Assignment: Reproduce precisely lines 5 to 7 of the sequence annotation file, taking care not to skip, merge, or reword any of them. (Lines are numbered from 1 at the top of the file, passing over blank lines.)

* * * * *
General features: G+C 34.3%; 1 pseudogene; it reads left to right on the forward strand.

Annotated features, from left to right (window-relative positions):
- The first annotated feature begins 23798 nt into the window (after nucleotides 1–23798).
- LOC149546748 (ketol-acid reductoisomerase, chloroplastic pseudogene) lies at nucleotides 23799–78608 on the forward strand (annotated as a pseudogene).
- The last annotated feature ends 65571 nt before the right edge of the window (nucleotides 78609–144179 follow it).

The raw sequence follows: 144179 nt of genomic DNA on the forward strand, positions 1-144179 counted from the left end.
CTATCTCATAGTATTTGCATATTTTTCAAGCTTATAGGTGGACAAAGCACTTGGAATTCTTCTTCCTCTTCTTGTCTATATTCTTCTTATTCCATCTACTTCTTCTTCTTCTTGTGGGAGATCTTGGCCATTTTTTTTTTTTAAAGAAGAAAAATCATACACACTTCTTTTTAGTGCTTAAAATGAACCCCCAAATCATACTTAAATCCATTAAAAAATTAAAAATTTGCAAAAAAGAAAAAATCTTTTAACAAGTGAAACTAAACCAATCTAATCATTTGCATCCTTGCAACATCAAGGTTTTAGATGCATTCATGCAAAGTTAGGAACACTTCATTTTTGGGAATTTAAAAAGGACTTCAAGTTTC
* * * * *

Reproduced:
- The last annotated feature ends 65571 nt before the right edge of the window (nucleotides 78609–144179 follow it).

The raw sequence follows: 144179 nt of genomic DNA on the forward strand, positions 1-144179 counted from the left end.
CTATCTCATAGTATTTGCATATTTTTCAAGCTTATAGGTGGACAAAGCACTTGGAATTCTTCTTCCTCTTCTTGTCTATATTCTTCTTATTCCATCTACTTCTTCTTCTTCTTGTGGGAGATCTTGGCCATTTTTTTTTTTTAAAGAAGAAAAATCATACACACTTCTTTTTAGTGCTTAAAATGAACCCCCAAATCATACTTAAATCCATTAAAAAATTAAAAATTTGCAAAAAAGAAAAAATCTTTTAACAAGTGAAACTAAACCAATCTAATCATTTGCATCCTTGCAACATCAAGGTTTTAGATGCATTCATGCAAAGTTAGGAACACTTCATTTTTGGGAATTTAAAAAGGACTTCAAGTTTC